and my 6770 is in the blue slot on it, which is the primary as far as i can tell, and the crossfire logo pops up, so why doesn't it say i am crossfired?

    camo_sig.png
  • Options
    HandgimpHandgimp R+L=J Family PhotoRegistered User regular
    mts wrote: »
    so according to steam i don't have crossfire enabled while i took the CS:GA survey

    i have this motherboard
    ASRock P55 Pro LGA 1156 Intel P55 ATX Intel
    and my 6770 is in the blue slot on it, which is the primary as far as i can tell, and the crossfire logo pops up, so why doesn't it say i am crossfired?

    hmm you could try running an instance of GPU-Z for each card and monitoring activity, or they could be a better app for it; never done crossfirex but when I was running SLI I'd use eVGA Precision to monitor GPU Load on the LCD of my G15 keyboard.

    PwH4Ipj.jpg
  • Options
    Day of the BearDay of the Bear The Qun demandsRegistered User regular
    I'd check in the catalyst control center to see if it says CFX is enabled.

    m6eoUgQ.jpg
  • Options
    minirhyderminirhyder BerlinRegistered User regular
    mojojoeo wrote:
    Ok. I am days from purchase. tell me where Im f'ing up.

    newegg wish list is 'moop.' its public. the jist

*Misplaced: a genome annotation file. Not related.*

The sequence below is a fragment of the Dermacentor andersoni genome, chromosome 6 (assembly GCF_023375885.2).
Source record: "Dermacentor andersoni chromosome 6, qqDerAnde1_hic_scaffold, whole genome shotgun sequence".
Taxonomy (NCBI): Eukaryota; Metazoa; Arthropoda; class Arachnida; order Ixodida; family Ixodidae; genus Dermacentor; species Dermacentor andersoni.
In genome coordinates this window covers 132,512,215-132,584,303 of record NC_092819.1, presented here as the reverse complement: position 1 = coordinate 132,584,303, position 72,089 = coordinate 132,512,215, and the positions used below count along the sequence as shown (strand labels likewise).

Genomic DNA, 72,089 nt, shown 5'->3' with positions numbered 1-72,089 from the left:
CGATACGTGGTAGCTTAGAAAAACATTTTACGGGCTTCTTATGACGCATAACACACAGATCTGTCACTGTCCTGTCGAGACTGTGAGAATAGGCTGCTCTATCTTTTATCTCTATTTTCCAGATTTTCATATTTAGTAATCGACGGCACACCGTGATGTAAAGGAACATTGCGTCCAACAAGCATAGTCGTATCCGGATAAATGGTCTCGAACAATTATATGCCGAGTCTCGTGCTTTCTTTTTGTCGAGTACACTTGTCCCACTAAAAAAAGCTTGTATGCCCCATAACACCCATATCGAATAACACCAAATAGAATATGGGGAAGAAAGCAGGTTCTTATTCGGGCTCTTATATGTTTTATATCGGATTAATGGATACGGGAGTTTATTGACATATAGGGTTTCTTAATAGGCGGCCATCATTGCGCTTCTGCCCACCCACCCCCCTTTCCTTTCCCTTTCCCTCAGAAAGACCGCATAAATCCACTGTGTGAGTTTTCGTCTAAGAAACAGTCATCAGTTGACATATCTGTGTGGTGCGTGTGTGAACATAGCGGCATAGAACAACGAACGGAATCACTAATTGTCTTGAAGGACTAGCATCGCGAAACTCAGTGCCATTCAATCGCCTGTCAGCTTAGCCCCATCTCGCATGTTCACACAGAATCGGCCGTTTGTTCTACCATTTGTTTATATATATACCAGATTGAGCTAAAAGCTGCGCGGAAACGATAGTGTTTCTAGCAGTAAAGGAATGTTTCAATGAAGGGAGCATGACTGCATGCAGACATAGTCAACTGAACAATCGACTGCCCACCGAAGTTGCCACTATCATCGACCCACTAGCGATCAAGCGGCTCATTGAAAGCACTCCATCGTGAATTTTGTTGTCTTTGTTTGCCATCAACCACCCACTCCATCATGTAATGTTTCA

CPU: Intel Core i5-2500K 3.3GHz Quad-Core Processor
    CPU Cooler: Cooler Master Hyper 212 EVO 82.9 CFM Sleeve Bearing CPU Cooler
    Motherboard: ASRock Z68 Extreme3 Gen3 ATX LGA1155 Motherboard
    Memory: G.Skill Ripjaws X Series 8GB (2 x 4GB) DDR3-1600 Memory

    Hard Drive: OCZ Agility 3 120GB 2.5" Solid State Disk
    Video Card: Sapphire Radeon HD 7950 OC edition 3GB Video Card
    Power Supply: Corsair 750W ATX12V / EPS12V Power Supply
    Keyboard: Cooler Master CM Storm QuickFire Rapid Wired Gaming Keyboard

    That's pretty much my system, which is running great by the way!
    Only differences are I have a GTX560 for a video card, and a 650W Corsair PSU.

  • Options
    mojojoeomojojoeo A block off the park, living the dream.Registered User regular
    edited February 2012
    minirhyder wrote: »
    mojojoeo wrote:
    Ok. I am days from purchase. tell me where Im f'ing up.

    newegg wish list is 'moop.' its public. the jist

    CPU: Intel Core i5-2500K 3.3GHz Quad-Core Processor
    CPU Cooler: Cooler Master Hyper 212 EVO 82.9 CFM Sleeve Bearing CPU Cooler
    Motherboard: ASRock Z68 Extreme3 Gen3 ATX LGA1155 Motherboard
    Memory: G.Skill Ripjaws X Series 8GB (2 x 4GB) DDR3-1600 Memory

    Hard Drive: OCZ Agility 3 120GB 2.5" Solid State Disk
    Video Card: Sapphire Radeon HD 7950 OC edition 3GB Video Card
    Power Supply: Corsair 750W ATX12V / EPS12V Power Supply
    Keyboard: Cooler Master CM Storm QuickFire Rapid Wired Gaming Keyboard

    That's pretty much my system, which is running great by the way!
    Only differences are I have a GTX560 for a video card, and a 650W Corsair PSU.

    Nice, and glad to hear it! Was the processor easy to seat?

    750 is on sale this week @ 79.99 after rebate and some patriot memory with the same clocks is 35.99 too. Making those switches and buying by Friday dependent on how fast the paperwork goes through.

    mojojoeo on
    Chief Wiggum: "Ladies, please. All our founding fathers, astronauts, and World Series heroes have been either drunk or on cocaine."
  • Options